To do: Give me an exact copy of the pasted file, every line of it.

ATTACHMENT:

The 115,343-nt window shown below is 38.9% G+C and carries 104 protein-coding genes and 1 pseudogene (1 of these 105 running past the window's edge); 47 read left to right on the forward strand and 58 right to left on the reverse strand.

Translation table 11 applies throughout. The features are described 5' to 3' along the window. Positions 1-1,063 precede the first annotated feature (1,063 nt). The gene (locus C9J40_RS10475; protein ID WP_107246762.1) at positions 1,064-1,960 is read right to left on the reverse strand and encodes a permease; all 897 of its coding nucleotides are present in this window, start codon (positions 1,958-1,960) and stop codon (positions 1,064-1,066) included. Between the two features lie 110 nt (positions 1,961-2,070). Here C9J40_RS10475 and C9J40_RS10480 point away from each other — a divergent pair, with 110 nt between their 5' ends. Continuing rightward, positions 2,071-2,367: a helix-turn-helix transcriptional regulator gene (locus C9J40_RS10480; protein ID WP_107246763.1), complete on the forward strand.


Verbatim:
The 115,343-nt window shown below is 38.9% G+C and carries 104 protein-coding genes and 1 pseudogene (1 of these 105 running past the window's edge); 47 read left to right on the forward strand and 58 right to left on the reverse strand.

Translation table 11 applies throughout. The features are described 5' to 3' along the window. Positions 1-1,063 precede the first annotated feature (1,063 nt). The gene (locus C9J40_RS10475; protein ID WP_107246762.1) at positions 1,064-1,960 is read right to left on the reverse strand and encodes a permease; all 897 of its coding nucleotides are present in this window, start codon (positions 1,958-1,960) and stop codon (positions 1,064-1,066) included. Between the two features lie 110 nt (positions 1,961-2,070). Here C9J40_RS10475 and C9J40_RS10480 point away from each other — a divergent pair, with 110 nt between their 5' ends. Continuing rightward, positions 2,071-2,367: a helix-turn-helix transcriptional regulator gene (locus C9J40_RS10480; protein ID WP_107246763.1), complete on the forward strand.